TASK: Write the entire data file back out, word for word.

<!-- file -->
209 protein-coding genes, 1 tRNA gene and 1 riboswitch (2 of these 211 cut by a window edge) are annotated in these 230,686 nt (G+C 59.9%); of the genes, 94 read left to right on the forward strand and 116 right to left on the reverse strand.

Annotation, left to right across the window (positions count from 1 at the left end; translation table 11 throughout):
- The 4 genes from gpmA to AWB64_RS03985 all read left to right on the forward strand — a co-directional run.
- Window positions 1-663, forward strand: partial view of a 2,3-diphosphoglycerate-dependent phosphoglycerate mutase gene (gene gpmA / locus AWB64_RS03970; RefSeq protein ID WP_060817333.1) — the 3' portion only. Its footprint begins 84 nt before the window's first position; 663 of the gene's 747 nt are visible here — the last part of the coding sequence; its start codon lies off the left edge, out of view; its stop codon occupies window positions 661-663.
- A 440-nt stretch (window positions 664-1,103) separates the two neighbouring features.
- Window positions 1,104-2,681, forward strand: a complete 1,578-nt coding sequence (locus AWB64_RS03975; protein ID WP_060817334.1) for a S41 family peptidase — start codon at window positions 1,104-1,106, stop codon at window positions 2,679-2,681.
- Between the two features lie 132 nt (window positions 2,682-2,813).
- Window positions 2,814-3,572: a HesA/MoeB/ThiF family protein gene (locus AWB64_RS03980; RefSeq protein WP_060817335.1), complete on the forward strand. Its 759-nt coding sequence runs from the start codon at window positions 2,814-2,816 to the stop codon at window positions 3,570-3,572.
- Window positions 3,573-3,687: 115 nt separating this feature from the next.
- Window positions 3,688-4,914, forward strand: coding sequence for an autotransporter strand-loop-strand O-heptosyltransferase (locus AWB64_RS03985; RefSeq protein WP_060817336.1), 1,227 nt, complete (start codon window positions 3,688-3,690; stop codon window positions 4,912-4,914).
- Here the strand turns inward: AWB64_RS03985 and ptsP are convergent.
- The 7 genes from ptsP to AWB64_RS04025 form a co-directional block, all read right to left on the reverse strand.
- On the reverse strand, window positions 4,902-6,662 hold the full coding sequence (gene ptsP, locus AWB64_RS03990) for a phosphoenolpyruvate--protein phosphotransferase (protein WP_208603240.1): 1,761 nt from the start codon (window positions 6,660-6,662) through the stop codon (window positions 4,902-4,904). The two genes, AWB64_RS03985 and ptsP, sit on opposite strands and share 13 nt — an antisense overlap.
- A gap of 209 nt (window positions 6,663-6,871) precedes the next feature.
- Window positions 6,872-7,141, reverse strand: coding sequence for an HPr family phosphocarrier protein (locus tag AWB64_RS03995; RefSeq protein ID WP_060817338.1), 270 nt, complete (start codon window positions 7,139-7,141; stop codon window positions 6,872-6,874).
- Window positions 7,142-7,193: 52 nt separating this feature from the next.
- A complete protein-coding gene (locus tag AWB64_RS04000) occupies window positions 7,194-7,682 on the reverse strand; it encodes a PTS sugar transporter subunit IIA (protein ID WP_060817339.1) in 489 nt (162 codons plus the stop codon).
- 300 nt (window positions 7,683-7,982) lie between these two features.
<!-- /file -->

209 protein-coding genes, 1 tRNA gene and 1 riboswitch (2 of these 211 cut by a window edge) are annotated in these 230,686 nt (G+C 59.9%); of the genes, 94 read left to right on the forward strand and 116 right to left on the reverse strand.

Annotation, left to right across the window (positions count from 1 at the left end; translation table 11 throughout):
- The 4 genes from gpmA to AWB64_RS03985 all read left to right on the forward strand — a co-directional run.
- Window positions 1-663, forward strand: partial view of a 2,3-diphosphoglycerate-dependent phosphoglycerate mutase gene (gene gpmA / locus AWB64_RS03970; RefSeq protein ID WP_060817333.1) — the 3' portion only. Its footprint begins 84 nt before the window's first position; 663 of the gene's 747 nt are visible here — the last part of the coding sequence; its start codon lies off the left edge, out of view; its stop codon occupies window positions 661-663.
- A 440-nt stretch (window positions 664-1,103) separates the two neighbouring features.
- Window positions 1,104-2,681, forward strand: a complete 1,578-nt coding sequence (locus AWB64_RS03975; protein ID WP_060817334.1) for a S41 family peptidase — start codon at window positions 1,104-1,106, stop codon at window positions 2,679-2,681.
- Between the two features lie 132 nt (window positions 2,682-2,813).
- Window positions 2,814-3,572: a HesA/MoeB/ThiF family protein gene (locus AWB64_RS03980; RefSeq protein WP_060817335.1), complete on the forward strand. Its 759-nt coding sequence runs from the start codon at window positions 2,814-2,816 to the stop codon at window positions 3,570-3,572.
- Window positions 3,573-3,687: 115 nt separating this feature from the next.
- Window positions 3,688-4,914, forward strand: coding sequence for an autotransporter strand-loop-strand O-heptosyltransferase (locus AWB64_RS03985; RefSeq protein WP_060817336.1), 1,227 nt, complete (start codon window positions 3,688-3,690; stop codon window positions 4,912-4,914).
- Here the strand turns inward: AWB64_RS03985 and ptsP are convergent.
- The 7 genes from ptsP to AWB64_RS04025 form a co-directional block, all read right to left on the reverse strand.
- On the reverse strand, window positions 4,902-6,662 hold the full coding sequence (gene ptsP, locus AWB64_RS03990) for a phosphoenolpyruvate--protein phosphotransferase (protein WP_208603240.1): 1,761 nt from the start codon (window positions 6,660-6,662) through the stop codon (window positions 4,902-4,904). The two genes, AWB64_RS03985 and ptsP, sit on opposite strands and share 13 nt — an antisense overlap.
- A gap of 209 nt (window positions 6,663-6,871) precedes the next feature.
- Window positions 6,872-7,141, reverse strand: coding sequence for an HPr family phosphocarrier protein (locus tag AWB64_RS03995; RefSeq protein ID WP_060817338.1), 270 nt, complete (start codon window positions 7,139-7,141; stop codon window positions 6,872-6,874).
- Window positions 7,142-7,193: 52 nt separating this feature from the next.
- A complete protein-coding gene (locus tag AWB64_RS04000) occupies window positions 7,194-7,682 on the reverse strand; it encodes a PTS sugar transporter subunit IIA (protein ID WP_060817339.1) in 489 nt (162 codons plus the stop codon).
- 300 nt (window positions 7,683-7,982) lie between these two features.